Daniel Calbimonte

SQL Queries in SQL Server – a beginner’s guide

December 15, 2021 by


Creating SQL Queries is a straightforward process. This article is made in SQL Server, but most of the content can be applied to Oracle, PostgreSQL, MySQL, MariaDB and other databases with few changes. The SQL queries allow us to send queries to a database. In this article, we will have a fast, practical tutorial about doing your own queries from scratch.

What are the SQL queries?

SQL stands for Structured Query Language. It is the language used by the databases to get the information. We will learn how to query using the SQL language.

SQL Queries in SQL Server

The basis of a query in SQL Server is the SELECT sentence which allows to select the data to be displayed. To start with this, we will use the AdventureWorks database that contains sample tables and views which will allow us to have the same tables and data. We will also be able to work with multiple tables already created.

SQL Queries and the Select Sentence

SQL Queries and the Select Sentence

Let’s start with the SELECT sentence, the select sentence will allow us to get data from a table.

The following query will show all the columns from a table:

Try to use the SELECT statement in one line and the FROM statement in a different line. It is easier to read that way. Select * means to show all the columns from a table. Another way to do the same is the following example:

The square brackets are optional. They could help if the column names have spaces (which is not recommended). You can also select specific column names like this:

The previous example shows the loginid and gender column. As you can see, the data is separated by commas. You can also use aliases to have a shorter name like this:

The previous example uses the alias e for the table Employee. We can also use an alias for the column names like this:

The column alias for Gender is now g. The next example will show the 2 different possible values in the gender column (Male or Female):

Note that DISTINCT is a slow command and if the table has several millions of rows, it could take time to execute and could bog down performance.

Another example is the TOP clause. This clause is used in SQL Server and not used in other databases like Oracle or MySQL. The following example will show the first 10 rows of the table:

If we want to order data by a column, the order by is very useful. The following example will show how to show the BusinessEntityID sorted in descending order.

SQL queries to filter data using the WHERE command

SQL queries to filter data using the WHERE command

The where command is one of the most common clauses used inside the SELECT command. This clause allows filtering data. The following example shows how to check the BusinessEntityID of the employees whose job title is Design Engineer.

Another powerful operator is the LIKE. Like, can help us in a search. The following example shows the BusinessEntityID and the Job Title of the employees whose titles start with Design:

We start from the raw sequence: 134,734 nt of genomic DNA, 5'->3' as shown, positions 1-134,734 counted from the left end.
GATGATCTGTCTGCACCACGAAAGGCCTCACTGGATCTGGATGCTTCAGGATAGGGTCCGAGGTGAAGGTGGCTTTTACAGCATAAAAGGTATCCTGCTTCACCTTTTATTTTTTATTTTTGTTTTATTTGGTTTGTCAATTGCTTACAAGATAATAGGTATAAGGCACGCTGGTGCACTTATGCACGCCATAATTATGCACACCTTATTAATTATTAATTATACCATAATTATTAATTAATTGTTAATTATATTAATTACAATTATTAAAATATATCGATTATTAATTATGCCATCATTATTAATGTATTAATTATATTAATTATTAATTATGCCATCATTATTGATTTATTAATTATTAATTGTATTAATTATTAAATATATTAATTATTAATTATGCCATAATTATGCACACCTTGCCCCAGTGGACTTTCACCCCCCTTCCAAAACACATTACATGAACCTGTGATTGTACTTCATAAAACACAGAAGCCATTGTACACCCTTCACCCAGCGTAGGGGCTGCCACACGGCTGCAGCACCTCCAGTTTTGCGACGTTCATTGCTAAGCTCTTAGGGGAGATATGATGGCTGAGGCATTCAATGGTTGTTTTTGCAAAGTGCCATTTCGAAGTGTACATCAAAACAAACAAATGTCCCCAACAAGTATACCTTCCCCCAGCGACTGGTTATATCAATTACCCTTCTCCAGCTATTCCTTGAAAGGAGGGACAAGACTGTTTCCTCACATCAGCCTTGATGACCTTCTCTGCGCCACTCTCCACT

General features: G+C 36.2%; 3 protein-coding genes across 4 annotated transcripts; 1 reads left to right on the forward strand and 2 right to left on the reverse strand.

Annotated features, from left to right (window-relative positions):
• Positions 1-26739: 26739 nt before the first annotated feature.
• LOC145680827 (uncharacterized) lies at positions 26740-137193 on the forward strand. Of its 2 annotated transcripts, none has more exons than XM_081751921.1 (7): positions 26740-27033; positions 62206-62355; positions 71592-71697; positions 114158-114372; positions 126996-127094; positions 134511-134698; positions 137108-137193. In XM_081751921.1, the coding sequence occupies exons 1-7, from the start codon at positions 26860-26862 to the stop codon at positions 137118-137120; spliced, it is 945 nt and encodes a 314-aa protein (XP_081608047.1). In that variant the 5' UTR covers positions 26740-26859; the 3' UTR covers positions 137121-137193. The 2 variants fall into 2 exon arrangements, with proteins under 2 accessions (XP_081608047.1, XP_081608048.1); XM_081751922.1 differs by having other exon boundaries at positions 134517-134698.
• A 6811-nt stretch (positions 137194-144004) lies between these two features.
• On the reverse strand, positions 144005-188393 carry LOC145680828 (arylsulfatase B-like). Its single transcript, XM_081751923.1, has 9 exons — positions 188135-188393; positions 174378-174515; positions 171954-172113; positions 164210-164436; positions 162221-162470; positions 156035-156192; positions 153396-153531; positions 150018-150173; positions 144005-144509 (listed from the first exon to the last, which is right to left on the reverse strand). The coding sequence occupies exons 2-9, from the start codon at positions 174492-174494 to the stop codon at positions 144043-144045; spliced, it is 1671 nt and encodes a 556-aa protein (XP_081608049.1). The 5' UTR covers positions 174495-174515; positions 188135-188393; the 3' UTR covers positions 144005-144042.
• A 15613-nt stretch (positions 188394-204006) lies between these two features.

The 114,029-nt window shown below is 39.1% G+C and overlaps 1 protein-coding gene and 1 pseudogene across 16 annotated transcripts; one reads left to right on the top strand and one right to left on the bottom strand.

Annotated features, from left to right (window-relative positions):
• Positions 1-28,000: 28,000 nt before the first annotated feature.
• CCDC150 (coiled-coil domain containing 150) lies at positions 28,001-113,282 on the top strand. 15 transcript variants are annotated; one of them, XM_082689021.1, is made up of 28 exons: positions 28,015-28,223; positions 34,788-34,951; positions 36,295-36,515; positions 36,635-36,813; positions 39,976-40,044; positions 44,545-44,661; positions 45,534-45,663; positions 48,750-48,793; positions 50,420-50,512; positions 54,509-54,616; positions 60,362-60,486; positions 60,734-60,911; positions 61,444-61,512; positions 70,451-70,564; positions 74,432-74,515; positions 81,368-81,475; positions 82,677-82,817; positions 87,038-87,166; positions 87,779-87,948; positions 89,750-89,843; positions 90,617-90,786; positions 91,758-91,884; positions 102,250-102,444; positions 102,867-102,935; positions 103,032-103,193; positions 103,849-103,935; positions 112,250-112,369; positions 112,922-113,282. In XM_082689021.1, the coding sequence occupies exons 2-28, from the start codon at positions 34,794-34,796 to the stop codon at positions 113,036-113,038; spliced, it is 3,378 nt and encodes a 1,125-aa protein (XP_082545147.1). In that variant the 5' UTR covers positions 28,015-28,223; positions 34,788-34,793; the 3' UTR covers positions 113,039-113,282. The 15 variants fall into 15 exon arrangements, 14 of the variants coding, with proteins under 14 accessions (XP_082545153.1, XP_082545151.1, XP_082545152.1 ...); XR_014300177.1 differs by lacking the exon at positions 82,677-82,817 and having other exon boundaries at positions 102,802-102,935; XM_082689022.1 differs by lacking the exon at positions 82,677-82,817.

The IN operator is a very common operator also, the following example will show all the employees whose JobTitle are equal to Engineering Manager or Senior Tool Designer:

SQL Queries with aggregate functions and the use or the group by statement

SQL Queries with aggregate functions and the use or the group by statement

In the SQL queries, we need the SUM of the rows, the Average, and other aggregations functions. These functions are often used with the group by and the having statements.

The first example will show the SUM and the average of the subtotal of the SalesOrderHeader tables:

The next example is showing how to get the sum of the orderQty column and the salesorderid from the salesorderdetail table. We are grouping the information by salesorderid and ordering the sum in descendant order:

SQL Queries to get data from multiple tables

One of the most important features of the tables is that you can query multiple tables in a single query. To do that we use the JOINS. There are several types of JOINS. INNER JOIN, OUTER JOIN, LEFT JOIN, RIGHT JOIN. The different types of joins allow to JOIN tables in a different way.


In this article, we learned the SQL queries used in SQL Server to get data. We just saw the basics, but T-SQL is a complex job that requires a lot of knowledge to have a good performance. However, we learned the most basic and useful queries.

Daniel Calbimonte
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About Daniel Calbimonte

Daniel Calbimonte is a Microsoft Most Valuable Professional, Microsoft Certified Trainer and Microsoft Certified IT Professional for SQL Server. He is an accomplished SSIS author, teacher at IT Academies and has over 13 years of experience working with different databases. He has worked for the government, oil companies, web sites, magazines and universities around the world. Daniel also regularly speaks at SQL Servers conferences and blogs. He writes SQL Server training materials for certification exams. He also helps with translating SQLShack articles to Spanish View all posts by Daniel Calbimonte